Titled “Black Chapel,” it references bottle and beehive kilns from Stoke-on-Trent, England, and the American West, as well as the Musgum mud huts of Cameroon and the Kasubi Tombs of Kampala, Uganda.
The pavilion, which is located outside the main Serpentine Gallery in Kensington Gardens, Hyde Park, is a black cylinder shape made from lightweight timber with materials that were sourced sustainably.
Inside, seven hanging panels pay homage to the craft of roofers, Gates’ late father’s occupation. A bronze bell rescued from St. Laurence, a landmark Catholic Church from the South Side of Gates’ native Chicago, sits next to the entrance.
On Tuesday, during the opening, Gates described “Black Chapel” as a safe haven for those that want to rest from the pressures of the world, and take some quiet time.
The artist himself has been making extra time for meditation and yoga in the wake of the pandemic.
“I microdosed on everything that I could, just try to get through the times. I feel like I picked up yoga as a kind of new practice,” said Gates, adding that he became accustomed to “holding a position until it hurts, and continuing to hold a position and breathing through it. I then imagined that I could get to a point where the position no longer hurts,” he said.
Over the next months, the pavilion will host on-site experiences where artists, musicians and poets will showcase their work.
They have been invited by Yesomi Umolu, the Serpentine’s director of curatorial affairs and public practice. The architect David Adjaye and Lesley Lokko, the curator of the 2023 Venice Architecture Biennale, are acting as advisers, and helping to curate the program.
“You want it to be a destination point where there can be this moment of awe in the structure itself or around nature,” said Umolu, adding, “it’s also a space to activate friendship. But maybe kinship is a good way to put it, to feel kind of ‘in communion’ with others who you might not know directly, but you’re having a shared experience with.”
Umolu joined the Serpentine at the beginning of 2020, moving to London from Chicago where she was a director of a gallery and a tutor at the University of Chicago. She met Gates through the college faculty and later worked with him on his installations for the 2019 Chicago Architecture Biennial.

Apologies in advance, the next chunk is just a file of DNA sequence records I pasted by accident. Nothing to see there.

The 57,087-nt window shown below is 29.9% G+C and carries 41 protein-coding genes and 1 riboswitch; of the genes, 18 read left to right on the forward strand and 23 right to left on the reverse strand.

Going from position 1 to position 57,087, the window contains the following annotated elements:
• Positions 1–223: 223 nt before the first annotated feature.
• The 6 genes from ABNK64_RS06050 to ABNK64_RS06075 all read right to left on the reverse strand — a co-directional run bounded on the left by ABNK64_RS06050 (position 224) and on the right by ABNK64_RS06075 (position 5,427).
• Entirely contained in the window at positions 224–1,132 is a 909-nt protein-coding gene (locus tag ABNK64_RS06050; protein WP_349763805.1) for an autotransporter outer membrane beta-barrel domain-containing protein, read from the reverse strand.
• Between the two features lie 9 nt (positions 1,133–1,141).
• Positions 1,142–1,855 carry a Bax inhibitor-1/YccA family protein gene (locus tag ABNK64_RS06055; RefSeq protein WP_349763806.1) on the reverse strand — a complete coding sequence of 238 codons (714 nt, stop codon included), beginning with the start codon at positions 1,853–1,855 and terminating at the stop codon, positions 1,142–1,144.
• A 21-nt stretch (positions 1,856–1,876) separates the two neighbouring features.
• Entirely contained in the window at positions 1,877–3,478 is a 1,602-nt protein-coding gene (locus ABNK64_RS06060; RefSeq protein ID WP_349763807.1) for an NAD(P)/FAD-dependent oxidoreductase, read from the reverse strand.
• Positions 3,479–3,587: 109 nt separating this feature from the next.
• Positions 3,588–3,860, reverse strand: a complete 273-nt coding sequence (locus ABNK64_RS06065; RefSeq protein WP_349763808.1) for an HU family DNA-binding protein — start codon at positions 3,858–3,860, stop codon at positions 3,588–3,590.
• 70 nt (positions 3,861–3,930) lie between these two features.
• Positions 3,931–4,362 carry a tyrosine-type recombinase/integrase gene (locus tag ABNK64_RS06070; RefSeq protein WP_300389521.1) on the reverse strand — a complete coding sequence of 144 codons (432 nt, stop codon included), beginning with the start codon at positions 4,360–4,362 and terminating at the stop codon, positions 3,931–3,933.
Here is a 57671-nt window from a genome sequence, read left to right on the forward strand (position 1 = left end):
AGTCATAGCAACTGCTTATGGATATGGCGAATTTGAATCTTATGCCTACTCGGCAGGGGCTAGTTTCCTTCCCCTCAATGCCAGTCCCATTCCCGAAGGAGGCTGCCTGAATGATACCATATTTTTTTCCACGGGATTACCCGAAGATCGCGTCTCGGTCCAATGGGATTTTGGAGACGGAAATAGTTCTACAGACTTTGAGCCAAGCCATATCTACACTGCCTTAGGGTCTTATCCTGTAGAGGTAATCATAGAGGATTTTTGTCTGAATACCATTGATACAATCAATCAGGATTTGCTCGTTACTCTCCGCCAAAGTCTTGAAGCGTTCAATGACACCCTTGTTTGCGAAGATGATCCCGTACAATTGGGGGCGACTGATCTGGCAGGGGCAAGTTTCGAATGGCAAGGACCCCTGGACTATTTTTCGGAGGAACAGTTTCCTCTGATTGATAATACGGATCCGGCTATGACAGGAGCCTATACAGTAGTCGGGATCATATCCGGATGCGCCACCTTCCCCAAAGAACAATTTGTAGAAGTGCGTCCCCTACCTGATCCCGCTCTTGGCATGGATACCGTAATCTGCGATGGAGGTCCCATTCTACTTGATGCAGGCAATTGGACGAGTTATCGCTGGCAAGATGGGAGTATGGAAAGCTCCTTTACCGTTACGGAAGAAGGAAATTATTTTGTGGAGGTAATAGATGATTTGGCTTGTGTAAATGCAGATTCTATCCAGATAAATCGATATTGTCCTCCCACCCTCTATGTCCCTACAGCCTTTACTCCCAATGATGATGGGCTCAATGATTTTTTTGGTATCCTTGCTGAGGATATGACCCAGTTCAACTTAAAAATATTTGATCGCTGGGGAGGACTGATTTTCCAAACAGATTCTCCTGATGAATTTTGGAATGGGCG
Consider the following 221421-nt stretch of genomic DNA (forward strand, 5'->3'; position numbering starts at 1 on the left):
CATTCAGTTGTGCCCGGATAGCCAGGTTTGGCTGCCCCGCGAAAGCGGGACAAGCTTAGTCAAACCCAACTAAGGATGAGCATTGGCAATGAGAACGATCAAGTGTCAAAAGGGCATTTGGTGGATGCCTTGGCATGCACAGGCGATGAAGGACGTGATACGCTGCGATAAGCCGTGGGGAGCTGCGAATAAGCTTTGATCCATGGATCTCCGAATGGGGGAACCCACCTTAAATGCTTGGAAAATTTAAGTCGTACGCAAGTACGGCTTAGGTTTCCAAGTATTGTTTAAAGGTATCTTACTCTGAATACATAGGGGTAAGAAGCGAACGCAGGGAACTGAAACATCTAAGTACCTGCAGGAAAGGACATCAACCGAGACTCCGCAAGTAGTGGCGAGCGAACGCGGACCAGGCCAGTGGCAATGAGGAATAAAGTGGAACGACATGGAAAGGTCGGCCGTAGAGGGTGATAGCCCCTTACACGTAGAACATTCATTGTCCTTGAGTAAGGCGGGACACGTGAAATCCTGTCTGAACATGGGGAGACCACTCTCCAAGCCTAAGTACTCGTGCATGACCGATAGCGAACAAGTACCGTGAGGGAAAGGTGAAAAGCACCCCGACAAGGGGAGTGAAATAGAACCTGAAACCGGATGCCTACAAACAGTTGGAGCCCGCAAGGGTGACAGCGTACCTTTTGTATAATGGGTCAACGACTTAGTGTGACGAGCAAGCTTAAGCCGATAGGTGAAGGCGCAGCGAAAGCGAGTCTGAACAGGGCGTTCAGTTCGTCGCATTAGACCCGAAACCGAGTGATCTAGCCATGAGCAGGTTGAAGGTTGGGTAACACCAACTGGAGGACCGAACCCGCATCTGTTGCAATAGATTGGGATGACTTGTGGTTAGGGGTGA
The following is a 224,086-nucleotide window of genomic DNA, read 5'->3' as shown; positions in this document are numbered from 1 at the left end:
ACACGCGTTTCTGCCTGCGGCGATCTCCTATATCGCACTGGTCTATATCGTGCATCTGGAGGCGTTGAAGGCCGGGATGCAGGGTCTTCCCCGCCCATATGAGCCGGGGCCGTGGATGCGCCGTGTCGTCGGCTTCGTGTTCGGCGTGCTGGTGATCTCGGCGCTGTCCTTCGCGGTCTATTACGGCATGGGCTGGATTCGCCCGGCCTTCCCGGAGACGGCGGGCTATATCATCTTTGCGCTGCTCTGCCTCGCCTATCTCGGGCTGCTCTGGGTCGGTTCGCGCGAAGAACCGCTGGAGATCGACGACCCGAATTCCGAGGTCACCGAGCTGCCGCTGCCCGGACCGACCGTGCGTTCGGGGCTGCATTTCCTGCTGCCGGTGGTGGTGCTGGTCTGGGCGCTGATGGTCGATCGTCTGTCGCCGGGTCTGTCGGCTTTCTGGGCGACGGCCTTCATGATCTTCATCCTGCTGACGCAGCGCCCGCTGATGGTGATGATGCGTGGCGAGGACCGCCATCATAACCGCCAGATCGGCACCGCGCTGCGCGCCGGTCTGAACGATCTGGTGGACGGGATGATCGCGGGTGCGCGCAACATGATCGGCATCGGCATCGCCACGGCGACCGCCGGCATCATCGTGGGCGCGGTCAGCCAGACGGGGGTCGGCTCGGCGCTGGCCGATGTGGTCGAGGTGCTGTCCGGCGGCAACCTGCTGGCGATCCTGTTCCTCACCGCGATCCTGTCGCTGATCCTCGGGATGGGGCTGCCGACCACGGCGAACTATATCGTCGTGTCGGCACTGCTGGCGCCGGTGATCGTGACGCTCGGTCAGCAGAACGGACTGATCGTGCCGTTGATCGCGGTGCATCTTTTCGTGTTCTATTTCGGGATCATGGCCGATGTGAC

“Both cities share an investment in culture, in the creative industries and certainly what Gates is doing on the South Side is not just creating cultural spaces,” she said.
“He wants to support creative practitioners, whether they’re artists, potters, furniture makers or designers. He’s really invested in supporting creators like himself,” Umolu added.
Gates staged his first London show with White Cube in 2012, and said the new pavilion marks his 10-year reunion with London.
“Over the years, I’ve done many, many things, but I feel like, in some ways, this city is my second home. In the wake of the Venice Biennale, it’s pavilion season — they’re everywhere! It’s an honor to be able to contribute to creating a work for the public space,” Gates said.
He said he was especially proud to have been invited by the architecture community, as a non-architect, to create something in London. “It wasn’t even on my radar as a possibility. This is really only my second pavilion ever. So I just feel thankful that London has always believed in my practice. I’ve been working for 12 years as a professional artist and I still feel like I’m a baby.”
The first Serpentine Summer Pavilion opened in 2000 and was designed by the British-Iraqi architect Zaha Hadid. Over the years, the gallery has gone on to showcasing the work of some of the biggest names in architecture, ranging from Ai Weiwei to Bjarke Ingels.
The 21st Serpentine Pavilion opens to the public on June 10, and will run until Oct. 16.